Orioles reliever Paul Fry getting chance to prove himself in high-leverage situations

Jon Meoli
Contact ReporterThe Baltimore Sun

Paul Fry debuted in the majors just 11 weeks ago, yet almost every time Orioles manager Buck Showalter finds himself protecting a rare late lead, the rookie left-hander is trusted to protect it.

Including Thursday’s 5-3 win over the Oakland Athletics, Fry has pitched in seven of the Orioles’ 10 wins since the beginning of August. While he earned that by posting a 1.38 ERA over his first 13 appearances in the majors, he openly acknowledges there’s been some difficulty in those big moments for he and the Orioles.

Fry, 26, struck out Jed Lowrie with two inherited runners on and no outs in the eighth inning Thursday, then let one of those runners score when he issued back-to-back walks before being pulled for closer Mychal Givens. In the win that preceded it Sept. 4 at the Seattle Mariners, Fry pitched a scoreless seventh inning before loading the bases with one out and passing it on to Givens.

Both Fry and Showalter see such situations as the kind of high-stakes moments in a low-stakes season when a rookie who the team has tapped for bigger things can learn the finer points of succeeding at this level. No one in an Orioles uniform has been immune to struggles. These seem like the productive kind, though.

“It’s a process,” Showalter said. “With him, he’s gotten a lot [of chances], and I’m not going to say because we don’t have anybody else. It’s because I think he has a chance to be, initially, a good second left-hander and eventually transition into a [No. 1]. Paul, he’s not scared.”

Said Fry: “I love the experience of it, the rush that you get when you know the team’s ahead and you know you’ve got that opportunity. I do have my struggles. I’m learning in that situation, and it’s tough sometimes, but I think it’s going to be good for me in the long run. It’s grooming me to be that guy.”

Fry, acquired from the Mariners in April 2017 for international signing bonus slots, began this year at Double-A Bowie and had a 3.19 ERA between there and Triple-A Norfolk before he made his major league debut June 29.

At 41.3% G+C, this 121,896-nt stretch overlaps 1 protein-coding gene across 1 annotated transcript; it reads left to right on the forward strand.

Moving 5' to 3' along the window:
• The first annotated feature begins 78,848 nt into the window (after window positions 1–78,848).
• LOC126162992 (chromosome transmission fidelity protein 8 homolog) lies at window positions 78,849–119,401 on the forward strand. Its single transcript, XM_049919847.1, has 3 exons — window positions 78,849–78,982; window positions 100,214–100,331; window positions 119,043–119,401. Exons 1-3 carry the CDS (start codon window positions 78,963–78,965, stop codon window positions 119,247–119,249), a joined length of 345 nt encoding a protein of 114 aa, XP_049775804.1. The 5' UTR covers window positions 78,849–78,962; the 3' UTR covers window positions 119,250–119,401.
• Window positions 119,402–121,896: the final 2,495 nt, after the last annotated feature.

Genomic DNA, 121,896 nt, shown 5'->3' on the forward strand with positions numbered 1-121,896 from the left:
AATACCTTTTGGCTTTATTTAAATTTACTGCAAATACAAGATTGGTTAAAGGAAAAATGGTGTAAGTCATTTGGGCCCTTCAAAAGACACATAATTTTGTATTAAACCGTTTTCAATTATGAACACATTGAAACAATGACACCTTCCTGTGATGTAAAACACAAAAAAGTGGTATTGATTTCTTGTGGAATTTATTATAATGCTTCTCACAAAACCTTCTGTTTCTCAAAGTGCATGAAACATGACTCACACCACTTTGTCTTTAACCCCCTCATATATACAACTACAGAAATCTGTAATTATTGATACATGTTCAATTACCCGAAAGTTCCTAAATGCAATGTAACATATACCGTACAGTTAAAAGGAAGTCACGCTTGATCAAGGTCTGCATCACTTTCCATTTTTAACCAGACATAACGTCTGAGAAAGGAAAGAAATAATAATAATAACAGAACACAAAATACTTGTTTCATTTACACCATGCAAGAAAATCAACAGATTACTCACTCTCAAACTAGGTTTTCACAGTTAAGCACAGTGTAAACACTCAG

Since then, he has been one of the bright spots in the Orioles bullpen, one that has spent all but a few months of the season without injured left-hander Richard Bleier and dealt away the injured Darren O’Day, plus Zach Britton and Brad Brach — all former All-Stars. Fry’s 3.81 ERA in 29 appearances (28 1/3 innings) entering Friday was the lowest on the team among active relievers. He also had a 1.45 WHIP.

He had his most successful stretch in the majors early in the season as the Orioles used him earlier in games, but the team is glad the magnitude of situations his future might call for is sinking in now.

“There’s only four things he’s got to master, and he can do a lot of things for a club,” Showalter said. “He’s got to throw the strike-to-ball breaking ball, he’s got to throw the get-me-over one at will when he’s behind in the count, and he’s got to have a feel for both sides of the plate and not get into that up and away. I was telling him … [Athletics first baseman Matt] Olson was in complete swing mode after the 3-1 pitch that was called. He’s in complete swing mode, and he threw a pitch that was a ball right out of his hand.

“Those are the things that when he gets whatever is causing it — which we have some thoughts. Some of it’s major league anxiety a little bit. You can see it. But this is an athletic, strong [player]. He understands the game other than pitching. You ask him about a hit-and-run play or whatever, he’s a baseball player. That’s why he’s got a chance.”

Fry sees a big difference in when he’s dictating the terms of an at-bat or an inning versus the batter.

“I’ve learned that when I get ahead, I can do more things as a pitcher,” Fry said. “When I fall behind, that’s when I get myself in trouble, where I have to force things and try to pick corners, and that’s not always a good thing for me. When I get ahead, I can be more aggressive and I can put guys away and get the ground ball that I need. That’s the biggest thing for me.”

Showalter wants to see Fry be able to understand those things in the moment and make the necessary adjustments to correct them and prevent night’s like Thursday.

“You like to see how somebody handles his finger on the trigger, so to speak, but do you throw out the fact that he punched out maybe their best all-around hitter in Lowrie?” Showalter said. “We all forget about that, which was maybe the key out of the inning because that actually gave you a chance not to give it all up. It’s very easy to go, ‘You walked this left-hander, you walked the right-hander.’

“What you’d like to see is [him saying], ‘All of a sudden, I’ve got the momentum, I got the strikeout, I’m ready to get these next two guys out.’ That’s why I was talking to him. I said, ‘Do you understand why?’ Really, without beating him up, do you understand why? Because if we don’t understand why, we can’t solve it.”

Even at the back end of the bullpen, those are the Orioles’ circumstances these days — learning on the job, and distinguishing who’s actually improving amid the understandable bumps that come early on a major league road. Fry knows the key to more opportunities like this going forward are showing he’s learned, too.

“It’s definitely something that will give you chills,” Fry said. “I know other teams might not have this much opportunity, so every time you go out there, whether you’re up 10 or you’re up two, you’ve got to go in there and you’ve got to shut guys down. That’s all they’re looking for — throw strikes and get guys out.”

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